The Top 5 “Dos” and “Don’ts” for Event Apps
Event apps are great; they can make the event-going experience much easier not only by delivering basic information to attendees’ mobile devices but also by providing them with additional content and helping them to network better.
But many apps for events leave a lot to be desired, often by relying too heavily on sponsored content that gets in the way of user experience or by focusing on content that isn’t actually that useful.
To help you avoid this for your next event, we have come up with 5 “dos” and “don’ts” of apps for events based on our experience of what has worked and hasn’t worked for our clients.
We hope you find our tips useful!
1. DO take advantage of sponsorship packages, DON’T over-advertise
An event app is a perfect opportunity to provide extra value for sponsors and to help generate extra revenue. You can do so in many ways, such as:
- Offering an option to brand the app
- Including information about sponsors in app store descriptions
- Including a section with sponsor information within the app. This can also include videos or interactive content to make this section more appealing to users
- Allowing sponsors to send a push message to attendees encouraging them to visit their stand
However, once sponsored content start to take over app functionality this can become a problem, as it may take away from the app experience and annoy attendees.
A few rules of thumb to avoid this are:
- Limit push messages by sponsors to one or two per day
- Don’t include pop-up content that will disrupt the app experience
- Don’t prevent users from accessing certain sections with the aim of, for example, getting them to sign up to a mailing list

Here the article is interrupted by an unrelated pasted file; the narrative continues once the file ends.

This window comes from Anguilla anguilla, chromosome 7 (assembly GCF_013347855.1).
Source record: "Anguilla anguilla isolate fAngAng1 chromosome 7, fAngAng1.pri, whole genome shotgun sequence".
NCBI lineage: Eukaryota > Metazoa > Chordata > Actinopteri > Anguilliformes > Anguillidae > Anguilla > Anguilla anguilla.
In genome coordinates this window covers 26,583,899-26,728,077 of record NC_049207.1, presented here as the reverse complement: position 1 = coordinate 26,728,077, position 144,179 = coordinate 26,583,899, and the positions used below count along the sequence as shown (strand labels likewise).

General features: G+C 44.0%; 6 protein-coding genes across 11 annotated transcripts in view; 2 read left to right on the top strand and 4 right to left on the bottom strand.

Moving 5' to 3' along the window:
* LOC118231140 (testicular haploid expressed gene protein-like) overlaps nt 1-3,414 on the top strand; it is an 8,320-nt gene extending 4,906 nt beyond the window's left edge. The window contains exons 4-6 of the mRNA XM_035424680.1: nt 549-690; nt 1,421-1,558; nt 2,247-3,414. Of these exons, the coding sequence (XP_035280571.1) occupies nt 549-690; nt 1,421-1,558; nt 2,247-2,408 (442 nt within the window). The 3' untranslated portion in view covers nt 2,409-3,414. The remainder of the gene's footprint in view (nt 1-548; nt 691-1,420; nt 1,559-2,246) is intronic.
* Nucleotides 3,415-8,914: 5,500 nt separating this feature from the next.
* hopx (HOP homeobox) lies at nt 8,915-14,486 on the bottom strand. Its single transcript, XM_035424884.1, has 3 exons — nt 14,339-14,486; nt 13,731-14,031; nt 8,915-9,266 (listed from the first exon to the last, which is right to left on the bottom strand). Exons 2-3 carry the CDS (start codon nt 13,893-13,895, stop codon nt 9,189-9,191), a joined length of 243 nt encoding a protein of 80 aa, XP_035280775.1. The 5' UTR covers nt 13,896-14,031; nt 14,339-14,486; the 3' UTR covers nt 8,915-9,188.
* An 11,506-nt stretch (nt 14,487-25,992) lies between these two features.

- Ensure that sponsored content doesn’t at all disrupt the app experience or user flow
2. DO encourage networking, DON’T bombard users with push notifications
One of the greatest things about events for attendees is networking and forming valuable business connections.
An app can help support your attendees here by including a networking feature with a directory of attendees and in-app messaging, so that attendees can chat via the app and arrange to meet during the event. Making networking as easy as possible will give attendees a very positive app experience.
Enabling attendees to use their LinkedIn login details to access the networking feature will make the experience much smoother. Their networking profile can be autogenerated from their LinkedIn profile and any connections they make can be added to their LinkedIn networks.
However, also bear in mind that too many push notifications and notification emails, not only from in-app messaging but in general, are likely to disrupt their event experience too.
Giving attendees the option to choose their own settings, for example by receiving notifications only from certain attendees and speakers or receiving a digest once per day, is a good way to empower them to manage them according to their preferences.
3. DO provide valuable content, DON’T overdo it
Sharing valuable and useful content will make your app a success, but there is also a risk of sharing too much content, which could make the app difficult to navigate. Knowing how to distinguish between useful and not-so-useful content could therefore be the deciding factor on your app’s success.